People who are exposed to secondhand smoke could have a 51% higher risk of developing oral cancer, suggests a review of existing research published online in the journal Tobacco Control.
Oral cancers—lip, oral cavity and oropharynx cancers—account for 447,751 new cases of cancer and 228,389 deaths every year globally. Significant risk factors for these forms of cancer include tobacco smoking and use of smokeless tobacco, consumption of alcohol, and betel quid chewing.
Tobacco smoke forms the largest exposure of humans to chemical carcinogens and it causes one out of five cancer-related deaths in the world.
However, it is not only active smokers affected as, according to data from 192 countries, 33% of male non-smokers, 35% of female non-smokers and 40% of children were exposed to involuntary smoking during one year by inhaling secondhand tobacco smoke.
Previous research has shown that inhaling secondhand smoke causes several diseases, including lung cancer. Although tobacco smoking is a known cause of oral cancer, it has not yet been established whether or not secondhand smoke also causes oral cancer.
So an international team of researchers from Portugal, UK, Spain, and the U.S., set out to evaluate if there was a potential association between secondhand smoke exposure and the risk of oral cancer.
They reviewed and analysed five existing relevant studies involving 6,977 people collectively of whom 3,452 were exposed to secondhand smoke and 3,525 were not. These studies had been carried out in Asia, Europe, North America and Latin America.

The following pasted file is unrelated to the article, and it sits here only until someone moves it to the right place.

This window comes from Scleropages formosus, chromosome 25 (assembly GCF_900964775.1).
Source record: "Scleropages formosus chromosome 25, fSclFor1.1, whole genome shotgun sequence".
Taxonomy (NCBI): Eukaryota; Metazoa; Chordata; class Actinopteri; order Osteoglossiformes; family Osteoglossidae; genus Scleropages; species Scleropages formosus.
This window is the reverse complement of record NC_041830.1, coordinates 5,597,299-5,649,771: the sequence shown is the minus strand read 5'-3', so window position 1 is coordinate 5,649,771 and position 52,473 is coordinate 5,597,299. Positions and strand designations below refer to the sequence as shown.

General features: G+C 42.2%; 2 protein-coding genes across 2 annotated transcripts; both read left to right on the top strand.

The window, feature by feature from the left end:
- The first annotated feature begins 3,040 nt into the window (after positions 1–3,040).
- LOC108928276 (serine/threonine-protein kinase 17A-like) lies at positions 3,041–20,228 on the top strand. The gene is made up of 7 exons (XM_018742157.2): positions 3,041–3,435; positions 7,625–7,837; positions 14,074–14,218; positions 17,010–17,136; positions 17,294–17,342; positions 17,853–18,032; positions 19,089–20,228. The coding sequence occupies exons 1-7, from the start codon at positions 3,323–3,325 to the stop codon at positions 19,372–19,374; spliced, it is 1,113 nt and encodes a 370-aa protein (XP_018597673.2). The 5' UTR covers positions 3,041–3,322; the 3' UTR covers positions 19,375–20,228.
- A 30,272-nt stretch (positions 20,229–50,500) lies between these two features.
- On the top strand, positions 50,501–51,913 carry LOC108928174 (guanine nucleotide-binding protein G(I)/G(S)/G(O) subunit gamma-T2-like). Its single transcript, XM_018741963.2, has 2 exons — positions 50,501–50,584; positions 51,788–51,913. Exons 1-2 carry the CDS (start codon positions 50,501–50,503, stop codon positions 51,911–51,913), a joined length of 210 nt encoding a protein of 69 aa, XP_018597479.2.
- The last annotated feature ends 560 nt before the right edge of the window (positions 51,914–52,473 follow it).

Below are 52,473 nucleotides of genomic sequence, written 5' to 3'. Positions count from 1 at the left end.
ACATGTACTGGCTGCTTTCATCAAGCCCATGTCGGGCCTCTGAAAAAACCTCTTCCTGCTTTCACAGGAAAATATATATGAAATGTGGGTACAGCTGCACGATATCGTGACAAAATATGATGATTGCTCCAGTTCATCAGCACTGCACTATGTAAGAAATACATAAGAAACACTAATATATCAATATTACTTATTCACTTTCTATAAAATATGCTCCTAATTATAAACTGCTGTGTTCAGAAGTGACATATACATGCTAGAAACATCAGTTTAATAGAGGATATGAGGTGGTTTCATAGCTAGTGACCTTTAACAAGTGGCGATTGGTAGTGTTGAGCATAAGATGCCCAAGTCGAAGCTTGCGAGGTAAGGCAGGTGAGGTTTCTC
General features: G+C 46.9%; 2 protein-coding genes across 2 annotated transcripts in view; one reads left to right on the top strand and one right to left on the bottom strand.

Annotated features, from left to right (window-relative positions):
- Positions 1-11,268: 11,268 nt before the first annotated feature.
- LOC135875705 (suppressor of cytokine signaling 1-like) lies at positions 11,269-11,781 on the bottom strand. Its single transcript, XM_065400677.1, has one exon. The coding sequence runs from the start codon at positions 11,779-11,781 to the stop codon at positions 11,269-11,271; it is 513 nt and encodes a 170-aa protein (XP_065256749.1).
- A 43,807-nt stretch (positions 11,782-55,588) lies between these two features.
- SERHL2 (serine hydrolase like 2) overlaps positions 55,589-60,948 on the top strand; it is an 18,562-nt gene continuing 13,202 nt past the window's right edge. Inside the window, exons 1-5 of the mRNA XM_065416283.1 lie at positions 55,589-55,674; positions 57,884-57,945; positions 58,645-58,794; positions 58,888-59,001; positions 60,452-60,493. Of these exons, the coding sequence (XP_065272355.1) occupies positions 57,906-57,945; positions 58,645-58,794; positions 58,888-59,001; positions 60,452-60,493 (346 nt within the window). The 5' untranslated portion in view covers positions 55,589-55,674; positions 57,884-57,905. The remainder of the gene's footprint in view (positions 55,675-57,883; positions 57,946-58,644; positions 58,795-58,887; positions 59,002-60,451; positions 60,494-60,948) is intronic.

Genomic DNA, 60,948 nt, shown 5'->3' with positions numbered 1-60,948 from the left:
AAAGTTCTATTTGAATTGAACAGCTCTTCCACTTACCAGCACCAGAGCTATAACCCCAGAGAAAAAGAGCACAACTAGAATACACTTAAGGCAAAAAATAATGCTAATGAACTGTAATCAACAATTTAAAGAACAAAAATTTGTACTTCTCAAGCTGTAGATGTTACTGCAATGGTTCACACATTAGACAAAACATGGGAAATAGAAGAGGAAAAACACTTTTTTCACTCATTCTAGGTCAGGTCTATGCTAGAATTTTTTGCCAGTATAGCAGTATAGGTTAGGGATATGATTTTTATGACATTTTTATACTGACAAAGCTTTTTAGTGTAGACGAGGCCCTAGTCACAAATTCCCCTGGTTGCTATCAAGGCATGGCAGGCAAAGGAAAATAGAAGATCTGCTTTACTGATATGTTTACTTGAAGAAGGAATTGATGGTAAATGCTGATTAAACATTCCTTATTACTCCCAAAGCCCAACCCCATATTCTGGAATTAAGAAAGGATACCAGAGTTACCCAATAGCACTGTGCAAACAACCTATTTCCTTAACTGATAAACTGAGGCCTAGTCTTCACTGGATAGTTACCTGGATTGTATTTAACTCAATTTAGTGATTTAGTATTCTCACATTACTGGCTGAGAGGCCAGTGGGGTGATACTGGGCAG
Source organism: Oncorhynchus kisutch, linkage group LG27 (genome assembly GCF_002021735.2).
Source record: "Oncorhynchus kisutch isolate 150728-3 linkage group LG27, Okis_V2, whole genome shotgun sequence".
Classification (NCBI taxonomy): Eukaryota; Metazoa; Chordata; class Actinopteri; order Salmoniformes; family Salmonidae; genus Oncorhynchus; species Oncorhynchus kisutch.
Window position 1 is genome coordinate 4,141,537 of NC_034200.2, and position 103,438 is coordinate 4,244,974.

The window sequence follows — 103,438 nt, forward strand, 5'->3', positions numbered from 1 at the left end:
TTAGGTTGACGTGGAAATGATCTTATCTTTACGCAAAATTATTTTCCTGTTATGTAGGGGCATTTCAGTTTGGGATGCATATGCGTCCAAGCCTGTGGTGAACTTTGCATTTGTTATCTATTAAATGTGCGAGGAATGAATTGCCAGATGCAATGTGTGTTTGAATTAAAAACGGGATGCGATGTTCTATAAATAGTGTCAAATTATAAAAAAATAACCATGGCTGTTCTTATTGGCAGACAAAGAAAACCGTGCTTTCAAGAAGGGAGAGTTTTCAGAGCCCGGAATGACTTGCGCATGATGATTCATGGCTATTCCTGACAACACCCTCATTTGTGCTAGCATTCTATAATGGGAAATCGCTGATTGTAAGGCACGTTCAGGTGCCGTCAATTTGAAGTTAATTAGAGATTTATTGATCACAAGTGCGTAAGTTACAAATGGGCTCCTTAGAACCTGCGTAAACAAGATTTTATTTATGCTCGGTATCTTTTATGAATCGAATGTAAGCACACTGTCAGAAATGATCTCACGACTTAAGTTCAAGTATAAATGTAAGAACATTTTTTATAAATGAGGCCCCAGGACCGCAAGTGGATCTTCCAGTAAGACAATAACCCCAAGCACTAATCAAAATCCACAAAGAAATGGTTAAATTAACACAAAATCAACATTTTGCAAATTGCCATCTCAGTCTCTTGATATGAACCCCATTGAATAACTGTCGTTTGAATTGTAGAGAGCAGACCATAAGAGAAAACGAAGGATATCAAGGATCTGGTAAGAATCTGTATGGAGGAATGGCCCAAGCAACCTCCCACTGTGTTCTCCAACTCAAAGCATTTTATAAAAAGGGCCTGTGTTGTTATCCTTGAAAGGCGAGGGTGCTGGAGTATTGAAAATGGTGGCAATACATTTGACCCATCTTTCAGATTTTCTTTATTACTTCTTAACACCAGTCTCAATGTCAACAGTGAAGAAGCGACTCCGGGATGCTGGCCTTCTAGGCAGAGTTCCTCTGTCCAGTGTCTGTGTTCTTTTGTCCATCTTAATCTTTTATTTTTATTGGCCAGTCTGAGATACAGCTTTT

Analysis showed that people who were exposed to secondhand smoke had a 51% higher risk of developing oral cancer.
In addition, the duration of exposure of more than 10 or 15 years increased the risk of oral cancer to more than twice compared with non-exposed individuals.
The authors acknowledge that their analysis only involved a small number of studies, but that several of the original studies had already pooled many individual studies so the overall number of cases and controls for the new meta-analyses was high.
As such, they conclude: “This systematic review and meta-analysis supports a causal association between secondhand smoke exposure and oral cancer. Moreover, the analyses of exposure response, including by duration of exposure (more than 10 or 15 years) to secondhand smoke, further supports causal inference.”
They add: “The identification of the harmful effects of secondhand smoke exposure provides guidance to public health professionals, researchers, and policymakers as they develop and deliver effective secondhand smoke exposure prevention programmes and adopt appropriate measures to implement guidelines in Article 8 of the WHO’s [World Health Organization] Framework Convention on Tobacco Control.”
British Medical Journal